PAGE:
Fishing in the Central Valley: A trip to the fishing past

I was out in my shop recently -digging through my long- stored piles of fishing lures, equipment and accessories - some of which went all the way back to the 1960s. It was like stepping into a time machine.

Most anglers go through various phases as they try new things.

For example, I went through a period of using rubber worms and had boxes of them in every color. My different eras were marked by trays of the current flavor.

Often the thinking was to get every size, model and color available as you searched for the “secret weapon” before others did. Why chance it, when you could buy it, and cover your bases. I’ve talked to other guys who have also realized decades later, that the initial response to a “ breakthrough bait” was to overkill things too, winding up with a lot of lures that just filled up your tackle box. I was guilty of this and my old tackle boxes tell the story.

One of the first things I uncovered in my digging was a box I didn’t recognize- but it smelled nice. I opened it and to my horror, there must have been at least 100 rubber worms of every color possible melded together in a giant mess. Early in the worm plastics explosion back in the late 1960s to 70s they didn’t realize that the chemicals on the plastic worms not only melted any other nearby plastic worms but that even the other hard plastic lures, or your tackle box, could end up half melted down.

I lost a bunch of my good lures that way. Sometimes pulling the congealed plastics apart worked, but I quit putting my worms in the same tackle box as my lures or anything else I wanted to use again. The plastic worm companies finally figured out how to stop this. Funny, guess I keep a box of these gummy worms around just to remind me of that time. The crème purple worms were the bomb then.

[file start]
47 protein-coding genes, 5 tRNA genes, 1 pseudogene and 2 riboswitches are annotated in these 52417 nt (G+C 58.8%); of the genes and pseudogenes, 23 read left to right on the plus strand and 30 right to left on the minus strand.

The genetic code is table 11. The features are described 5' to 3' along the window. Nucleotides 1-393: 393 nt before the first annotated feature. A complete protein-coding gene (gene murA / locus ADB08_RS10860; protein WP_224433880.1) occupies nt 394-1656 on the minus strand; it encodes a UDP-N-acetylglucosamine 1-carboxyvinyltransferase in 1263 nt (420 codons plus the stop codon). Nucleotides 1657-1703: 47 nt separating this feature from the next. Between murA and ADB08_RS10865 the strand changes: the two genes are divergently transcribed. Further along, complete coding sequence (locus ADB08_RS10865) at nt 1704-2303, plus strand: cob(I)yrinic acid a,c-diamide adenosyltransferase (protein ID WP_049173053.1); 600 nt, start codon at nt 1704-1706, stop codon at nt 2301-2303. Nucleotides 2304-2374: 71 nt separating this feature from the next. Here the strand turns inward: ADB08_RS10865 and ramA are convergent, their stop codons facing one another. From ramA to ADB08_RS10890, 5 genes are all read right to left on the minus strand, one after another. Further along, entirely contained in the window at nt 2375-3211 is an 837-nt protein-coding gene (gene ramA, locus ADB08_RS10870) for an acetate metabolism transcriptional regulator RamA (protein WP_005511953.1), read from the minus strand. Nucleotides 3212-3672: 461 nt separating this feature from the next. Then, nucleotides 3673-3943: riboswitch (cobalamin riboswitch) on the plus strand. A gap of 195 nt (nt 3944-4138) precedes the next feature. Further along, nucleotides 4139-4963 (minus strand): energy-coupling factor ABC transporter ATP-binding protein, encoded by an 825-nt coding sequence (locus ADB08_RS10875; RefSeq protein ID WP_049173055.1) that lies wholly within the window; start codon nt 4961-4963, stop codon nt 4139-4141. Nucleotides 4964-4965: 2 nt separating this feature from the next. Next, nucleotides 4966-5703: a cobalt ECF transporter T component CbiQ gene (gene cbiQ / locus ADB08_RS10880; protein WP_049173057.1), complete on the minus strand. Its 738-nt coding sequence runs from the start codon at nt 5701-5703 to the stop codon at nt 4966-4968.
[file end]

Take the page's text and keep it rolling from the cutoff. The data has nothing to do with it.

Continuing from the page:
Another early epoch was marked by tons of topwater/ jerk bait lures. It all began with the floating balsa Rapala. In the beginning you couldn’t even get them but I guess the stores would even rent them for the day. They were deadly and so it was off to the races. Trays full of similar lures, then divers and bigger models in every color. I found all kinds of boxes of knockoff Rapalas and the following models from the competitors. It was a race and I didn’t want to be left out.

Digging in deeper, I found a layer of early swim bait lures that I think was from the late 1970s. Old plastics and paints don’t play well together and the stuff from that era was falling apart.

Back in the early days, all I had was a tackle box with a few of my best lures. I found it and inside was my trusty old Hula Popper ( frog pattern) a Hawaiian Wiggler ( early spinner bait ) a black rubber worm, a River Runt and a medium silver black Rapala and a few hooks.

My old tackle box was a treasure and a reminder of my early fishing days and the way most anglers fished back then.

When I got to some of my stored boxes from the late 1990s, the many boxes of jerkbaits, topwater, divers and swim baits screamed out overkill to me.

Yes, collecting all of these is a disease, but it’s a lot of fun trying to figure out the newest things and what really works. And it is cheaper than therapy.

Each era had its own flavor and focus that made it unique in my fishing journey. I think most serious anglers have gone down this same road, too.

Yeah, my enthusiasm and imagination can take off and you can see the evidence in my storage.

I had a lot of fun visiting the past but of course I have given up those fanatical obsessive ways and act much more rationally these days. Well, at least I try…. Never give up!

Roger George:, Rogergeorgeguideservice on Facebook and @StriperWars.

Roger George
Roger George